Cleaning, just in case

Sallie Satterthwaite's picture

“What made you decide to wash all the knick-knacks?”

“They’re not knick-knacks. They’re mementoes.”

“They look like knick-knacks to me.”

“This pitcher – I’ll bet you don’t remember. It was a gift from Dannee when I played for her daughter’s wedding. You could help, you know. Let me hand you these to wash, or else pass them back up to me after I wash them.”

“Why do you keep them on a shelf above the door? They’re not convenient up there.”

“I don’t use them. They’re too precious to use. I just enjoy having them and looking at them. Julie gave me that ruby-red vase. Ellie gave me the little lighthouse candle. I bought that Bavarian pitcher the first time we went –”

“All right, that’s enough. I don’t want to hear the history of every knick-knack up there. I suppose the glass shelves over the kitchen windows are next.”

“How perceptive of you. Yes, that’s exactly what I’m going to do. For some reason I haven’t washed these things in months and they look all dull and greasy. See how nice they look when they’re clean? If you really want to help, how about tackling those spots in the carpet, or would you rather wash windows?”

“I never said I wanted to help anything. It’s not my idea to go into a cleaning frenzy just because – because why? I don’t even know what this is for.”

“Well, sometimes you just have to do things whether you like it or not. I’ve been putting this off for months, and the urge finally hit me today. Follow those urges, I always say.”

“Yeah, well, I don’t have to follow your urges. Oh, well, here, you stand on the ladder and I’ll hand the clean ones back up to you. You know where you want them. Tell me again why we’re doing this?”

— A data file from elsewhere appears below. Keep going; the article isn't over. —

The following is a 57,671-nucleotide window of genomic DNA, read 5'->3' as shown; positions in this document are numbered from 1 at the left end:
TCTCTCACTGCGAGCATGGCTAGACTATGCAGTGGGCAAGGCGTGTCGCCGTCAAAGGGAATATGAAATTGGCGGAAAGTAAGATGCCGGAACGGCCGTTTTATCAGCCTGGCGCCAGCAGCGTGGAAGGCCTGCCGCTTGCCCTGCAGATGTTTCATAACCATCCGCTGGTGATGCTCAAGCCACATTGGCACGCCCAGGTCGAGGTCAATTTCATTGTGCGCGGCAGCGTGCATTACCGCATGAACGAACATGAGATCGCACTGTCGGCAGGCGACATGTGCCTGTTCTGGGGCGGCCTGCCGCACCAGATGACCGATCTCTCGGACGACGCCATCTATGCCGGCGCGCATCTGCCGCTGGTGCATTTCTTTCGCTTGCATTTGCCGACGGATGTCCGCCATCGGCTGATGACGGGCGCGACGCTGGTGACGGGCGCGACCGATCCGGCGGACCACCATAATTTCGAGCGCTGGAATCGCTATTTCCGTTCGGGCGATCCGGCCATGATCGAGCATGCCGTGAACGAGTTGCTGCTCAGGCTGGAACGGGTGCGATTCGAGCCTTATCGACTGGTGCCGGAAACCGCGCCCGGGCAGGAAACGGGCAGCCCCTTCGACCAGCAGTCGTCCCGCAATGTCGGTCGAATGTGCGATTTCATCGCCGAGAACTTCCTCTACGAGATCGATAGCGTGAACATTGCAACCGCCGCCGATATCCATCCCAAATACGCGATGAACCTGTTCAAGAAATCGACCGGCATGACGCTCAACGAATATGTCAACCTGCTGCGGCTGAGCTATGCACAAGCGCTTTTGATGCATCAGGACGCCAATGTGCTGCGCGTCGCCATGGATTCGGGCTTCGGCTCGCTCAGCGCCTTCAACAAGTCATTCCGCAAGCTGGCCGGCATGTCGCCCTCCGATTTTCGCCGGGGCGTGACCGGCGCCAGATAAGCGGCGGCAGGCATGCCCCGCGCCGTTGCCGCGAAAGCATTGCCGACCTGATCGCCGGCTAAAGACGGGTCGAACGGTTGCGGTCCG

“Dave, what bothers me more than anything when people come into the house?”

“Leaf litter on the carpet.”

“Good start, and so quick. You get an A. Now think of things like dishes on the table, cobwebs on the windows and the coffee table covered with junk mail.”

“For heaven’s sake, Sal, they’re going to send a physical therapist around once or twice to get you started on your rehab. She’s not going to notice cobwebs.”

“She may not but I sure will, and they’ll make me crazy. Here, be careful with this – it belonged to my great-grandmother. Besides, you know people will be stopping by whether I like it or not. I’m just worried I won’t get the shelves in the bedroom done, and I know I won’t have time to clean off the baker’s rack and edit my photo files. What if I die on the operating table? That does happen, you know.”

“Well, then you won’t be around to be embarrassed about breakfast dishes in the sink, will you?”

“Remember that axiom someone told me years ago? It applies perfectly here. A woman’s best friend is one who, upon hearing of her unexpected demise, rushes to her house and cries, ‘Who trashed this place? Sallie would never have left her house looking like this!’”

“You’re making entirely too much of this. Nothing’s going to happen.”

“I’m sure you’re right, and I’ll be laughing about this in a couple of weeks. But I enjoy my own home more if it’s clean. I do wish I’d had time to fill in the flower pots. Those danged squirrels have uprooted most of my petunias and geraniums. I don’t know how long it will be before I can do things like that. And I can’t see you doing it. Dave...”

“Now what?”

“Seriously. You know how I hate waste. Please, if anything goes wrong, and they’ve done all they reasonably could do, I don’t want to be kept alive by extraordinary means. And you know when I say I’m an organ donor, I really do want them to make use of everything they possibly can.”

“Yeah, right, like at our age we have anything worth giving to someone else.”

“You’d be surprised what they can do. Then ask Emory if they want what’s left, and cremate the rest. Give what genealogical research I have done to someone who knows how to get it posted on-line – Sonya, maybe. Let’s see, what else? I told you which hymns I want and, more importantly, which ones I don’t. And be happy, because I got my wish.”

“What wish is that?”

“To die before you do so I don’t have to worry about insurance and taxes and opening jar lids. I couldn’t possibly live without you.”

“Lots of women do, live without their husbands, I mean. You could too.”

“No way. Which reminds me, could you touch up the paint there on the porch door and the stain above the front door? I’m not good with ladders.”

“That’s what I thought. You just want me for my body.”

“Just hand me that glass.”

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